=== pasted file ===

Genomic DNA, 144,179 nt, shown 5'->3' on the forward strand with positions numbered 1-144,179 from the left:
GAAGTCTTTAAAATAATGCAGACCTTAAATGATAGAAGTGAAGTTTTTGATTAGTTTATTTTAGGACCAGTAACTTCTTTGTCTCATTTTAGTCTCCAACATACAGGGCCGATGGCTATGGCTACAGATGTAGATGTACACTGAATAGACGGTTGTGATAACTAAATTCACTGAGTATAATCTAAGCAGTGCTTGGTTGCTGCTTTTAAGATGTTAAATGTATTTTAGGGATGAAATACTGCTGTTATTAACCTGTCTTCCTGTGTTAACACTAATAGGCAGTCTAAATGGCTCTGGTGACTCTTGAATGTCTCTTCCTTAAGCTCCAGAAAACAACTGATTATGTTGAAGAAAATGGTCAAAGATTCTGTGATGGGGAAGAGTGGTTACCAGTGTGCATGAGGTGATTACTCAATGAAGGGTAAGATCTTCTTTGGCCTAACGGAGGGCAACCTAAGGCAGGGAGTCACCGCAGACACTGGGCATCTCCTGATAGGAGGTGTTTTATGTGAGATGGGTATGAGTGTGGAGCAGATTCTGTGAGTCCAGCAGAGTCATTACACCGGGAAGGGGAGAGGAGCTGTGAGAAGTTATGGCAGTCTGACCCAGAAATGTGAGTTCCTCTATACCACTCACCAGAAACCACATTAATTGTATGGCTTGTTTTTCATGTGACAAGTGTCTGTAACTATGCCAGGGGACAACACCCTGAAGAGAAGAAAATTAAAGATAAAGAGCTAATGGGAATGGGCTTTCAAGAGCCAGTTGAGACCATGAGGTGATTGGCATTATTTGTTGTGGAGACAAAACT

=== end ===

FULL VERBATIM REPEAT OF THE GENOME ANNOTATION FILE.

Genomic DNA, 144,179 nt, shown 5'->3' on the forward strand with positions numbered 1-144,179 from the left:
GAAGTCTTTAAAATAATGCAGACCTTAAATGATAGAAGTGAAGTTTTTGATTAGTTTATTTTAGGACCAGTAACTTCTTTGTCTCATTTTAGTCTCCAACATACAGGGCCGATGGCTATGGCTACAGATGTAGATGTACACTGAATAGACGGTTGTGATAACTAAATTCACTGAGTATAATCTAAGCAGTGCTTGGTTGCTGCTTTTAAGATGTTAAATGTATTTTAGGGATGAAATACTGCTGTTATTAACCTGTCTTCCTGTGTTAACACTAATAGGCAGTCTAAATGGCTCTGGTGACTCTTGAATGTCTCTTCCTTAAGCTCCAGAAAACAACTGATTATGTTGAAGAAAATGGTCAAAGATTCTGTGATGGGGAAGAGTGGTTACCAGTGTGCATGAGGTGATTACTCAATGAAGGGTAAGATCTTCTTTGGCCTAACGGAGGGCAACCTAAGGCAGGGAGTCACCGCAGACACTGGGCATCTCCTGATAGGAGGTGTTTTATGTGAGATGGGTATGAGTGTGGAGCAGATTCTGTGAGTCCAGCAGAGTCATTACACCGGGAAGGGGAGAGGAGCTGTGAGAAGTTATGGCAGTCTGACCCAGAAATGTGAGTTCCTCTATACCACTCACCAGAAACCACATTAATTGTATGGCTTGTTTTTCATGTGACAAGTGTCTGTAACTATGCCAGGGGACAACACCCTGAAGAGAAGAAAATTAAAGATAAAGAGCTAATGGGAATGGGCTTTCAAGAGCCAGTTGAGACCATGAGGTGATTGGCATTATTTGTTGTGGAGACAAAACT